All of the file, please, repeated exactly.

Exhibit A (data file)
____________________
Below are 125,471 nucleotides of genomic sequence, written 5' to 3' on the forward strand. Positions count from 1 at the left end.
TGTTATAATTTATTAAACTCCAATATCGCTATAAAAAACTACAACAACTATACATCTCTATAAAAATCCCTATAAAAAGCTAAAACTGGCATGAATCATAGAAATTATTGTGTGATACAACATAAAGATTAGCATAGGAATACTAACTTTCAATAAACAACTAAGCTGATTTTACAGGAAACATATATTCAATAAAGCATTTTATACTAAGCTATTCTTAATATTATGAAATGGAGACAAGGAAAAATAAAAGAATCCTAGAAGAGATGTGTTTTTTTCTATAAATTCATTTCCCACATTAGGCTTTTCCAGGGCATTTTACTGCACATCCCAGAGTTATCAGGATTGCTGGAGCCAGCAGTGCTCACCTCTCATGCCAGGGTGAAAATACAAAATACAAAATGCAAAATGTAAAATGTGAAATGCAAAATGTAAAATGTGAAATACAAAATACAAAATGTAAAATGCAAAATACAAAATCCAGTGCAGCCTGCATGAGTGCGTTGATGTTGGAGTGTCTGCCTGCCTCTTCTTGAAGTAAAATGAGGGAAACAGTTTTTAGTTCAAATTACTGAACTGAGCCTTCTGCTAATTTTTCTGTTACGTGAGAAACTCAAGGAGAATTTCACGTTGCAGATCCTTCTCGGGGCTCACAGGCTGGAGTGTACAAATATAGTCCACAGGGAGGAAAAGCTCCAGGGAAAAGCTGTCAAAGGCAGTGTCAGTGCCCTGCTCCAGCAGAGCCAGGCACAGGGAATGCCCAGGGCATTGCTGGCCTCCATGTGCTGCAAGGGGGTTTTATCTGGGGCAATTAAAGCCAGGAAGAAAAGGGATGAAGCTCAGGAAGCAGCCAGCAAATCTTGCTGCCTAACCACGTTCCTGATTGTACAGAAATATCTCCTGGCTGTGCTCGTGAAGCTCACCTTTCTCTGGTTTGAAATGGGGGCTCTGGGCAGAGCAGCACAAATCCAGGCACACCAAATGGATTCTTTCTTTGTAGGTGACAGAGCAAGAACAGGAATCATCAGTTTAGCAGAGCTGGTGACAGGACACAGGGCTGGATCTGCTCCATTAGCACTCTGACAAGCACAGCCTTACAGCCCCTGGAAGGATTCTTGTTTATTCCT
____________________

Below are 125,471 nucleotides of genomic sequence, written 5' to 3' on the forward strand. Positions count from 1 at the left end.
TGTTATAATTTATTAAACTCCAATATCGCTATAAAAAACTACAACAACTATACATCTCTATAAAAATCCCTATAAAAAGCTAAAACTGGCATGAATCATAGAAATTATTGTGTGATACAACATAAAGATTAGCATAGGAATACTAACTTTCAATAAACAACTAAGCTGATTTTACAGGAAACATATATTCAATAAAGCATTTTATACTAAGCTATTCTTAATATTATGAAATGGAGACAAGGAAAAATAAAAGAATCCTAGAAGAGATGTGTTTTTTTCTATAAATTCATTTCCCACATTAGGCTTTTCCAGGGCATTTTACTGCACATCCCAGAGTTATCAGGATTGCTGGAGCCAGCAGTGCTCACCTCTCATGCCAGGGTGAAAATACAAAATACAAAATGCAAAATGTAAAATGTGAAATGCAAAATGTAAAATGTGAAATACAAAATACAAAATGTAAAATGCAAAATACAAAATCCAGTGCAGCCTGCATGAGTGCGTTGATGTTGGAGTGTCTGCCTGCCTCTTCTTGAAGTAAAATGAGGGAAACAGTTTTTAGTTCAAATTACTGAACTGAGCCTTCTGCTAATTTTTCTGTTACGTGAGAAACTCAAGGAGAATTTCACGTTGCAGATCCTTCTCGGGGCTCACAGGCTGGAGTGTACAAATATAGTCCACAGGGAGGAAAAGCTCCAGGGAAAAGCTGTCAAAGGCAGTGTCAGTGCCCTGCTCCAGCAGAGCCAGGCACAGGGAATGCCCAGGGCATTGCTGGCCTCCATGTGCTGCAAGGGGGTTTTATCTGGGGCAATTAAAGCCAGGAAGAAAAGGGATGAAGCTCAGGAAGCAGCCAGCAAATCTTGCTGCCTAACCACGTTCCTGATTGTACAGAAATATCTCCTGGCTGTGCTCGTGAAGCTCACCTTTCTCTGGTTTGAAATGGGGGCTCTGGGCAGAGCAGCACAAATCCAGGCACACCAAATGGATTCTTTCTTTGTAGGTGACAGAGCAAGAACAGGAATCATCAGTTTAGCAGAGCTGGTGACAGGACACAGGGCTGGATCTGCTCCATTAGCACTCTGACAAGCACAGCCTTACAGCCCCTGGAAGGATTCTTGTTTATTCCT